Yesterday's interview with market researcher Bruce Leichtman highlighted a key point in his latest study: that broadband video is most heavily adopted by 18-34 year old males. That point has been supported by research from other firms and is one of the key drivers behind a lot of the new broadband-only video programming that's sprouted up in the past couple of years.
A clear implication of this finding is that current video providers that target 18-34 males better be aggressively pursuing broadband video offerings if they want to stay competitive in this new media landscape.
But less clear is whether video providers that don't primarily target 18-34 males, or maybe have them as secondary audiences, should also be investing in this new medium in order to stay in synch with broadband users. Though other age groups and demos are also adopting broadband video, they are clearly less fervent, at least for now. In a world with finite resources, should these other video producers not worry so much about broadband video and instead stay mainly focused on their traditional approaches? Or should they invest in the broadband medium as well, even if their true target audiences may be smaller for now? I think they should do the latter, for the following 3 reasons:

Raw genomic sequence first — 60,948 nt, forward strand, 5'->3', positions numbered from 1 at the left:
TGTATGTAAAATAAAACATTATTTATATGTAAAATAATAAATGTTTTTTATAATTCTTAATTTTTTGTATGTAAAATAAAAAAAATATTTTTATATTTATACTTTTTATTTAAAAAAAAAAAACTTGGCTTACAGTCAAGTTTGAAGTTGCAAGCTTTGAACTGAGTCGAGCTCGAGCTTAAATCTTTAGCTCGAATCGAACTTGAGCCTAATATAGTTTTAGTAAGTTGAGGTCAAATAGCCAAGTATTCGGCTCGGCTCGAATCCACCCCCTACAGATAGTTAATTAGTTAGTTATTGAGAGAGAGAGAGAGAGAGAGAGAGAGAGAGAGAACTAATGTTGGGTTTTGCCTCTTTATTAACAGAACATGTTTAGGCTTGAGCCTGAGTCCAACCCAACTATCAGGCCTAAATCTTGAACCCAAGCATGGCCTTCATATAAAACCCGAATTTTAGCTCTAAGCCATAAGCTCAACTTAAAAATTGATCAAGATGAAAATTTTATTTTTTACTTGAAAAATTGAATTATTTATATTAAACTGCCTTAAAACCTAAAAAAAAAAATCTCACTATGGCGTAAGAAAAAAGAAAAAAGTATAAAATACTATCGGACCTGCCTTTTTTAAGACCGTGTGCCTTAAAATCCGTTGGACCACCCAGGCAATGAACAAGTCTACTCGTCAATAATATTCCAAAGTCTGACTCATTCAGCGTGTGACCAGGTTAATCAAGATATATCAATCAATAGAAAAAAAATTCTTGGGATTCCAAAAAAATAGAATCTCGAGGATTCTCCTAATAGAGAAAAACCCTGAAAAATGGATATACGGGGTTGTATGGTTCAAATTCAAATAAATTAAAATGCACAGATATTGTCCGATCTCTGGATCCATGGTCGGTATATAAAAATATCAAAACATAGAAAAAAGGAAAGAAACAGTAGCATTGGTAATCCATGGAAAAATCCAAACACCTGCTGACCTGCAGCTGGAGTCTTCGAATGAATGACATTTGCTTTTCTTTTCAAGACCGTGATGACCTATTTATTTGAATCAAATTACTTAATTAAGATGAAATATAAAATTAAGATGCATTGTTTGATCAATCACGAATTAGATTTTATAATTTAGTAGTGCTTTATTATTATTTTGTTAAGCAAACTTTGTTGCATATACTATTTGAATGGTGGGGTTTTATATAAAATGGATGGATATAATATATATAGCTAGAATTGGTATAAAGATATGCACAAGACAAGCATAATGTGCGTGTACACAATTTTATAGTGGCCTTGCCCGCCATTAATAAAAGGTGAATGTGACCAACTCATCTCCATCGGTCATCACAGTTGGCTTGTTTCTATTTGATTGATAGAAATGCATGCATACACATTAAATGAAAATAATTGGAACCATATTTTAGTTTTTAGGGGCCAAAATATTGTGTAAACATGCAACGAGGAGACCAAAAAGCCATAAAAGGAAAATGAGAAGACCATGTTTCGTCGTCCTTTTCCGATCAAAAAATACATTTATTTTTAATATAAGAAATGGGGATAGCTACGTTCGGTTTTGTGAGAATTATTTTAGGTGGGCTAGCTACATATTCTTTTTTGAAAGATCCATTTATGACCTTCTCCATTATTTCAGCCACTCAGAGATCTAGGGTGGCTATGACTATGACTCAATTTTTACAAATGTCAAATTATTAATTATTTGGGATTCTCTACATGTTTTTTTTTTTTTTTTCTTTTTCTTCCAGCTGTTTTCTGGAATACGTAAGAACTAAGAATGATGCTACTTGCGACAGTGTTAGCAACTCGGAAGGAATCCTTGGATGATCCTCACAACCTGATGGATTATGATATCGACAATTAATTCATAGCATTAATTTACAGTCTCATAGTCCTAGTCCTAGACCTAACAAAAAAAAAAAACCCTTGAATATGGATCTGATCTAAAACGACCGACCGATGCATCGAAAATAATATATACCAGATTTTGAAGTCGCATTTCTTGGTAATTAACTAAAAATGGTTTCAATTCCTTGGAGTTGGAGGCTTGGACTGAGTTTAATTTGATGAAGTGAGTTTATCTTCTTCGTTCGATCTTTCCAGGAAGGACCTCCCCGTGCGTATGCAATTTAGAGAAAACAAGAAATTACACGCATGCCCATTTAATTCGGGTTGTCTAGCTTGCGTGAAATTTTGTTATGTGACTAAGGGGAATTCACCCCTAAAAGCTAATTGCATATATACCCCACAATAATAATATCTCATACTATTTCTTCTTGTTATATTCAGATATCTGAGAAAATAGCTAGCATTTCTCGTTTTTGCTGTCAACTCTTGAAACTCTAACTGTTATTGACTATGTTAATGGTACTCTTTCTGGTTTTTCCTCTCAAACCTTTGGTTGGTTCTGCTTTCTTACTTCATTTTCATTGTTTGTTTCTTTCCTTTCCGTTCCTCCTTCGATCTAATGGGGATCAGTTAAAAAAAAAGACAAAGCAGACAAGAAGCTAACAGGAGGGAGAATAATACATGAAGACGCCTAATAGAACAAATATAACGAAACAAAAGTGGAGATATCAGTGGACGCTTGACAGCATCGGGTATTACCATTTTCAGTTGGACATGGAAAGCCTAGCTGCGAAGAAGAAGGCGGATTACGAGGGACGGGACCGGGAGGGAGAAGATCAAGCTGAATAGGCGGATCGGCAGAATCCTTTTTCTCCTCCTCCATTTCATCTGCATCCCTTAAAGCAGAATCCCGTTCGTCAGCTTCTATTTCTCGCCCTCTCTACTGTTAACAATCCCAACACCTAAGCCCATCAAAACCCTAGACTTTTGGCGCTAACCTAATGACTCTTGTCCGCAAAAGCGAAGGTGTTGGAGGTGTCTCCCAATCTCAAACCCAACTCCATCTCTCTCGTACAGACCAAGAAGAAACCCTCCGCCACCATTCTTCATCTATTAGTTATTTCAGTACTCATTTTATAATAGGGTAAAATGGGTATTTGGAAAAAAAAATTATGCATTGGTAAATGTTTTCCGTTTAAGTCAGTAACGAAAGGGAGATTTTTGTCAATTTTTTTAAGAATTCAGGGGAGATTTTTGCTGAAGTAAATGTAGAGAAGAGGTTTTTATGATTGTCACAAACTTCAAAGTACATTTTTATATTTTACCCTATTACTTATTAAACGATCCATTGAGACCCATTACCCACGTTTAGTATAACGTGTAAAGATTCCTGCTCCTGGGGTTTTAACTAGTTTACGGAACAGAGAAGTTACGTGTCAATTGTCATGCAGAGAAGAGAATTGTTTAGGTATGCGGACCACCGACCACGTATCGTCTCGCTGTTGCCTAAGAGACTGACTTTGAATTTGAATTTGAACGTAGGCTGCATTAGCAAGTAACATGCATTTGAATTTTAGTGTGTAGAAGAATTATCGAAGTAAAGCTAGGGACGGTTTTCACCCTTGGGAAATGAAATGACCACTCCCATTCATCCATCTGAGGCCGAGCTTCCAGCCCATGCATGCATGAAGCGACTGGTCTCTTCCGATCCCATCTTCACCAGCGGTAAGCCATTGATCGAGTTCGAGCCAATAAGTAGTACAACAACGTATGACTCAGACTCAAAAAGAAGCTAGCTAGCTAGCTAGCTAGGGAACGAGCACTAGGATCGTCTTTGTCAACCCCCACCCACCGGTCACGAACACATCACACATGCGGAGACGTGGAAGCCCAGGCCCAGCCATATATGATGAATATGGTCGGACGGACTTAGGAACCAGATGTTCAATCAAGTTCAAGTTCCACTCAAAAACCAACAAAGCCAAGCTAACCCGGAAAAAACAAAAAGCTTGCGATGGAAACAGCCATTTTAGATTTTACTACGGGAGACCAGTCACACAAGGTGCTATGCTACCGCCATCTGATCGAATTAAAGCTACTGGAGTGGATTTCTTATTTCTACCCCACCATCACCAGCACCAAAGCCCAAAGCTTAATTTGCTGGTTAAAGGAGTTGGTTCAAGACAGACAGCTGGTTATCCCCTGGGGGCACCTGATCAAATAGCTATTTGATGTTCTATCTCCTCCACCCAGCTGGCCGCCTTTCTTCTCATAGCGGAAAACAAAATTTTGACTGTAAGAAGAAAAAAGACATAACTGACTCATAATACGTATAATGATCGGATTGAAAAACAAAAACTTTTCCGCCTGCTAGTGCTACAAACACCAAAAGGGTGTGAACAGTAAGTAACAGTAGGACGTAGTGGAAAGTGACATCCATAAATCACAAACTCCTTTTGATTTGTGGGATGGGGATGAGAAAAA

1. Eventually broadband video usage will deeply penetrate all age groups. This is a macro trend that all programmers need to be in synch with. Previous technology adoption patterns show that what starts with young, and often male, early adopters, eventually spreads out to other groups as well. There's no putting the broadband video genie back in the bottle. Three-to-five years from now, virtually all Internet users will view video as just another routine application, alongside email, search, commerce, etc. Today's video providers need to position themselves properly.
2. Cultivating younger audiences is critically important. Marketing types always emphasize how important it is to cultivate younger audiences. Brand choices and loyalties are developed early, and it is more difficult down the road to influence these. Look around and see brands that once targeted somewhat older, and wealthier, segments but which now also try to target the young - Heineken, BMW and Tiffany to name a few.
The fact is that young people have energy, enthusiasm, spending power and a strong desire to promote their favorite brands to cohorts. So even video providers need that may not normally skew young need to figure out how to have some appeal to this group, because they will be key drivers of the brand's strength down the road. In fact this is what a number of cable networks, like Lifetime, AMC and Food Network been doing in recent years. Though they didn't originally target younger audiences, they began cultivating them through programming choices and marketing campaigns. They are all succeeding.